Experimental Chemistry: a Laboratory Manual
This book was first published by Edward Arnold in 1967 and revised for a second edition in 1972. It was written to provide guidance and instructions for a very wide range of practical activities that might be carried out by students as part of a post-16 Chemistry course in schools or colleges. In line with developments in the teaching of chemistry at that time, the approach emphasised learning through experiment, and for this reason detailed theoretical explanations were excluded. Students were expected to think for themselves and to refer to text books and journals for further information as required.
• The opening section of the book, on laboratory technique, was based on the practical experience of the authors, and designed to help the inexperienced student to avoid many pitfalls.
• The section on inorganic chemistry was founded on the periodic classification, and includes both test tube reactions and preparations on a larger scale.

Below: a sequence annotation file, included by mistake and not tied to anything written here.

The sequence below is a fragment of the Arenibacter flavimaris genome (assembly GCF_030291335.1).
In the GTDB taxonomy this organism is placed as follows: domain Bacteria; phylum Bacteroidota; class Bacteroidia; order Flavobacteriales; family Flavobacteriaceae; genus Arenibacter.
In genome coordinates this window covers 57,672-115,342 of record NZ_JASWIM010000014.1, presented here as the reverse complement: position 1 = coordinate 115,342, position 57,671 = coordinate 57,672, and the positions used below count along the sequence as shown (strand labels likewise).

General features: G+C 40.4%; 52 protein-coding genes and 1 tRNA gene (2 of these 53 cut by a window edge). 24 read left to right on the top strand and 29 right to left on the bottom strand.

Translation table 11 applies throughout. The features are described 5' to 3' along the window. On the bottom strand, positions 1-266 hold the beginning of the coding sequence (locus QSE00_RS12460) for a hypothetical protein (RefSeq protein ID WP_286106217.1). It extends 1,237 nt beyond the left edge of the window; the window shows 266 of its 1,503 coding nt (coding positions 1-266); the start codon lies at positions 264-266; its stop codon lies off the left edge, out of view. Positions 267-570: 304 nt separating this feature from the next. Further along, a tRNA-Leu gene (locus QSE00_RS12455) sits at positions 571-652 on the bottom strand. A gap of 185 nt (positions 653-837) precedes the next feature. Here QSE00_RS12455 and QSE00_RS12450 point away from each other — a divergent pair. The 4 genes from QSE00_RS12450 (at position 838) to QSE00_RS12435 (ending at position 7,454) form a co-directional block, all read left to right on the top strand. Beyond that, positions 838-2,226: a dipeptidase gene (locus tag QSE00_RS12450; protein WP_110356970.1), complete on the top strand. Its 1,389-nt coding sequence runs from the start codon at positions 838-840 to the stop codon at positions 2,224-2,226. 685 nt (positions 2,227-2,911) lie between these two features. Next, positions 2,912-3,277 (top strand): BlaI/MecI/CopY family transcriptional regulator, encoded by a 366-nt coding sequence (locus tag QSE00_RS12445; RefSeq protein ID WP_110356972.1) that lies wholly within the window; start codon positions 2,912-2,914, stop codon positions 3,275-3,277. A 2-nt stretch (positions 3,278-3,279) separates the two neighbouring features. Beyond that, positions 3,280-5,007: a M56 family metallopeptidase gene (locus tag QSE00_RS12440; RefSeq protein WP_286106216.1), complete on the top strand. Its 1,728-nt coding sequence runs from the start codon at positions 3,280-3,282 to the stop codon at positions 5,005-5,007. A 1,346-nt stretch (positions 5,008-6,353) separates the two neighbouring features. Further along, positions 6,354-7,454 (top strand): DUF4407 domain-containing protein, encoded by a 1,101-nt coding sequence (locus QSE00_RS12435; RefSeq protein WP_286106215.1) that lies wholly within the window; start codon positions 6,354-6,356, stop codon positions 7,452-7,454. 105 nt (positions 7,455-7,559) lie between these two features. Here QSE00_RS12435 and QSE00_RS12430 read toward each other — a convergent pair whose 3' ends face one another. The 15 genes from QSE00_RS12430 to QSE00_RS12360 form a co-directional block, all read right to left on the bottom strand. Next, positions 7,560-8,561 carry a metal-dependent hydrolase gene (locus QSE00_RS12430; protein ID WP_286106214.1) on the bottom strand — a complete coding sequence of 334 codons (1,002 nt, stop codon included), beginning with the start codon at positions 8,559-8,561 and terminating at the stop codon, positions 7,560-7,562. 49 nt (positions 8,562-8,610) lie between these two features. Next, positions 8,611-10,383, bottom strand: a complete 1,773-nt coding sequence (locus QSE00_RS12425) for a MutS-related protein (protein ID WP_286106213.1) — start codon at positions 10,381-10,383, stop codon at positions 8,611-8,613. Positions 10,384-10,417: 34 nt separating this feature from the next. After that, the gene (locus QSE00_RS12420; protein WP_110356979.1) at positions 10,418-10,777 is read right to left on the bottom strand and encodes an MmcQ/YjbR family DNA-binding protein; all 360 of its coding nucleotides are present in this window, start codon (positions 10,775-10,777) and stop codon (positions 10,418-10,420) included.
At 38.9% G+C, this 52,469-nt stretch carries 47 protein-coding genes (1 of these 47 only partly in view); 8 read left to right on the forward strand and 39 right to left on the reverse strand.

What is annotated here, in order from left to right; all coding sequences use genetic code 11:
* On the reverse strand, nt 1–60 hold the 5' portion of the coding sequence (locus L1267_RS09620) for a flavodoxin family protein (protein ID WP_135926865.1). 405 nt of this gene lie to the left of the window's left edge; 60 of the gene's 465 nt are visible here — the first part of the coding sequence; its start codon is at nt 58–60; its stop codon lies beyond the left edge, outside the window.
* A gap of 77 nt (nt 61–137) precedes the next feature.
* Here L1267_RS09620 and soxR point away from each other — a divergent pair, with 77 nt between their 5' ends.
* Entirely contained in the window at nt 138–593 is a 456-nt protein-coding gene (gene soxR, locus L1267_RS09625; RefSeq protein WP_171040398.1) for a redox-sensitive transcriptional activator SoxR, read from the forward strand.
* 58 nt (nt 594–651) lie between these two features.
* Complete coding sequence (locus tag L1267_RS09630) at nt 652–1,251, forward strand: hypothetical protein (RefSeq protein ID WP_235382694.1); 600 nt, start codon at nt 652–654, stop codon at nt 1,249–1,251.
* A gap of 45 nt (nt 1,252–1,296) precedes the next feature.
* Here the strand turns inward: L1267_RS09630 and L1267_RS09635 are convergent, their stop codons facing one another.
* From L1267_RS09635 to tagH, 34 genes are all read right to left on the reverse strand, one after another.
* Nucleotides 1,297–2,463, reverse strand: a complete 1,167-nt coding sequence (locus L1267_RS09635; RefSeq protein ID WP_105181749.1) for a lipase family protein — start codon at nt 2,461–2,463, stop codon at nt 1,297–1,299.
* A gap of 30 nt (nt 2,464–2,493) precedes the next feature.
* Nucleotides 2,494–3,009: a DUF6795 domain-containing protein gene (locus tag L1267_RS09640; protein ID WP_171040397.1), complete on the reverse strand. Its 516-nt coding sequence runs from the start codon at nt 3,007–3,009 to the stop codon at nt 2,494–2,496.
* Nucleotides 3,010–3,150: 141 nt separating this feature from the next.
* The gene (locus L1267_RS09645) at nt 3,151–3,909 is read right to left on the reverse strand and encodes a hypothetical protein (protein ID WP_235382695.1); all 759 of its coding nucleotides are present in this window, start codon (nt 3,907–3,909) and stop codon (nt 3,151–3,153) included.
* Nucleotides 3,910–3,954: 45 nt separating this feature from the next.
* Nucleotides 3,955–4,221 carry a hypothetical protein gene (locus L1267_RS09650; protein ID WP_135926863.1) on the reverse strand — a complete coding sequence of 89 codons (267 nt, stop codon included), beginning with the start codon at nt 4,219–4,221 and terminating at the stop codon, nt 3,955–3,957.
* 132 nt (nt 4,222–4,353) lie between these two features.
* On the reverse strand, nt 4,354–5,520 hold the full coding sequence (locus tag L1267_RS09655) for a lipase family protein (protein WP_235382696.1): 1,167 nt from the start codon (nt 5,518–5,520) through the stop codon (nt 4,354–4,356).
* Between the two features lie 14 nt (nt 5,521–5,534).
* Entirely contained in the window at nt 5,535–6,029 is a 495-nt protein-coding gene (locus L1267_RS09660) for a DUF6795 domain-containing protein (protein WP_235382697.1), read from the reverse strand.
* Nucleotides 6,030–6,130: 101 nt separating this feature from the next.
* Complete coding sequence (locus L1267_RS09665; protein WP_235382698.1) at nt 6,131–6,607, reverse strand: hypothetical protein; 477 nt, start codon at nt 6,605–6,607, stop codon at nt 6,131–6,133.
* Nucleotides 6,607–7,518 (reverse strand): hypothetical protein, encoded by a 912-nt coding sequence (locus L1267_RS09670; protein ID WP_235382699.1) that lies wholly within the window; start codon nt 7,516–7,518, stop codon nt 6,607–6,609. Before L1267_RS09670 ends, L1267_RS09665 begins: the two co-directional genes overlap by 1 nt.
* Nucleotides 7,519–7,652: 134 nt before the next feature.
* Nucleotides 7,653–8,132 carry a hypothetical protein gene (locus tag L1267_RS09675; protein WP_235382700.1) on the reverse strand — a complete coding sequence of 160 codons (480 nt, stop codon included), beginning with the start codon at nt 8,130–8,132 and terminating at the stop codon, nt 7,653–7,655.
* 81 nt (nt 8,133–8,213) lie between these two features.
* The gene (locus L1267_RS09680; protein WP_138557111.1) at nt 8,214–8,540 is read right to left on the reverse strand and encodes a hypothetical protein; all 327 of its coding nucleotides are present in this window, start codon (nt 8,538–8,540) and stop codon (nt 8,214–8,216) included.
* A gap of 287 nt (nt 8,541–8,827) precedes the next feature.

• Organic preparations are not, in general, based on the lowest members of the homologous series since these often give very volatile liquids which are hard to obtain in good yield and are apt to discourage the beginner.
• The authors included experiments to illustrate a wider field of physical chemistry than had generally been attempted in schools at the time.
• At a time when systematic qualitative analysis was being given less emphasis, the authors retained a certain amount of analytical work including alternative approaches to the analysis of cations.
II Laboratory Technique
III Inorganic Chemistry
IV Organic Chemistry
V Physical Chemistry
VI Titrimetric Analysis
VII Gravimetric Analysis
VIII Qualitative Inorganic Analysis
IX Qualitative Organic Analysis
X Observational Problems
HEALTH and SAFETY
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Resource by: Edward Arnold